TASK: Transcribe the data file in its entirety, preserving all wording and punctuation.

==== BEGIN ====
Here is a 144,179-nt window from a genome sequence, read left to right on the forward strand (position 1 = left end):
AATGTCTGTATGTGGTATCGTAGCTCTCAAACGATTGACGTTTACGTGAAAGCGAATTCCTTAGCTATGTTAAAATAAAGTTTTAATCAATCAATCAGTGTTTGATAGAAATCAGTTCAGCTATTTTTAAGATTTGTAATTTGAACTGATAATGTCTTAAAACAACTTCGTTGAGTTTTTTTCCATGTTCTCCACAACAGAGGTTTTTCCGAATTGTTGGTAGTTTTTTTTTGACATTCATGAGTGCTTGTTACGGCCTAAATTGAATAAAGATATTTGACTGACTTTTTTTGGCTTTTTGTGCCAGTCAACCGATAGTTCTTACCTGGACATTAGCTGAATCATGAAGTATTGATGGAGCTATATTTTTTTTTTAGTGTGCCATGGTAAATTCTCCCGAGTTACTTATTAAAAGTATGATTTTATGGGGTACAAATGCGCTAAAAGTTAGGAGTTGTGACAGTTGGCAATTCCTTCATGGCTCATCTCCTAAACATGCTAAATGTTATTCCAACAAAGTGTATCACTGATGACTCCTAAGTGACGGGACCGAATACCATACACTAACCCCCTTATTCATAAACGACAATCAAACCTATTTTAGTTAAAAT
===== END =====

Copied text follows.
Here is a 144,179-nt window from a genome sequence, read left to right on the forward strand (position 1 = left end):
AATGTCTGTATGTGGTATCGTAGCTCTCAAACGATTGACGTTTACGTGAAAGCGAATTCCTTAGCTATGTTAAAATAAAGTTTTAATCAATCAATCAGTGTTTGATAGAAATCAGTTCAGCTATTTTTAAGATTTGTAATTTGAACTGATAATGTCTTAAAACAACTTCGTTGAGTTTTTTTCCATGTTCTCCACAACAGAGGTTTTTCCGAATTGTTGGTAGTTTTTTTTTGACATTCATGAGTGCTTGTTACGGCCTAAATTGAATAAAGATATTTGACTGACTTTTTTTGGCTTTTTGTGCCAGTCAACCGATAGTTCTTACCTGGACATTAGCTGAATCATGAAGTATTGATGGAGCTATATTTTTTTTTTAGTGTGCCATGGTAAATTCTCCCGAGTTACTTATTAAAAGTATGATTTTATGGGGTACAAATGCGCTAAAAGTTAGGAGTTGTGACAGTTGGCAATTCCTTCATGGCTCATCTCCTAAACATGCTAAATGTTATTCCAACAAAGTGTATCACTGATGACTCCTAAGTGACGGGACCGAATACCATACACTAACCCCCTTATTCATAAACGACAATCAAACCTATTTTAGTTAAAAT